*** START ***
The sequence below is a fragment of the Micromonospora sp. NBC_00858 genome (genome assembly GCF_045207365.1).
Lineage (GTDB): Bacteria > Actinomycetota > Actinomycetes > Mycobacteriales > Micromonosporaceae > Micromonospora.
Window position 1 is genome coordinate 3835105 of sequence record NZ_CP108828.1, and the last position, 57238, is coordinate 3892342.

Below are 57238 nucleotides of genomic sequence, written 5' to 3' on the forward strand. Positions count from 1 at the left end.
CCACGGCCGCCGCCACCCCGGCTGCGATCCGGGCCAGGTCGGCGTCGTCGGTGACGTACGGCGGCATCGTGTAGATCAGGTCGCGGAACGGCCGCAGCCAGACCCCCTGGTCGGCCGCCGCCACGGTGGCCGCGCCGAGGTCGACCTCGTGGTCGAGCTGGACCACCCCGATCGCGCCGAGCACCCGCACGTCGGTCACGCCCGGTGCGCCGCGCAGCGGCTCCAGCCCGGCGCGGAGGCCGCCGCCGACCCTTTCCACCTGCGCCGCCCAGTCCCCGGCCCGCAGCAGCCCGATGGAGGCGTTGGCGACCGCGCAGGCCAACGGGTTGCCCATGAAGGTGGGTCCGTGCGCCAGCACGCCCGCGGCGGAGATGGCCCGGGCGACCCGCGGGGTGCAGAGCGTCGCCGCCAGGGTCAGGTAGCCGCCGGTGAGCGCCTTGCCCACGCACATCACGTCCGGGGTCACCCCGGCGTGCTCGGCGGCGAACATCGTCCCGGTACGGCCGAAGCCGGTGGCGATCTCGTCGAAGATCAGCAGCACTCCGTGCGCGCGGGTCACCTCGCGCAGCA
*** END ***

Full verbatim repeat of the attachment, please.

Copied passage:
The sequence below is a fragment of the Micromonospora sp. NBC_00858 genome (genome assembly GCF_045207365.1).
Lineage (GTDB): Bacteria > Actinomycetota > Actinomycetes > Mycobacteriales > Micromonosporaceae > Micromonospora.
Window position 1 is genome coordinate 3835105 of sequence record NZ_CP108828.1, and the last position, 57238, is coordinate 3892342.

Below are 57238 nucleotides of genomic sequence, written 5' to 3' on the forward strand. Positions count from 1 at the left end.
CCACGGCCGCCGCCACCCCGGCTGCGATCCGGGCCAGGTCGGCGTCGTCGGTGACGTACGGCGGCATCGTGTAGATCAGGTCGCGGAACGGCCGCAGCCAGACCCCCTGGTCGGCCGCCGCCACGGTGGCCGCGCCGAGGTCGACCTCGTGGTCGAGCTGGACCACCCCGATCGCGCCGAGCACCCGCACGTCGGTCACGCCCGGTGCGCCGCGCAGCGGCTCCAGCCCGGCGCGGAGGCCGCCGCCGACCCTTTCCACCTGCGCCGCCCAGTCCCCGGCCCGCAGCAGCCCGATGGAGGCGTTGGCGACCGCGCAGGCCAACGGGTTGCCCATGAAGGTGGGTCCGTGCGCCAGCACGCCCGCGGCGGAGATGGCCCGGGCGACCCGCGGGGTGCAGAGCGTCGCCGCCAGGGTCAGGTAGCCGCCGGTGAGCGCCTTGCCCACGCACATCACGTCCGGGGTCACCCCGGCGTGCTCGGCGGCGAACATCGTCCCGGTACGGCCGAAGCCGGTGGCGATCTCGTCGAAGATCAGCAGCACTCCGTGCGCGCGGGTCACCTCGCGCAGCA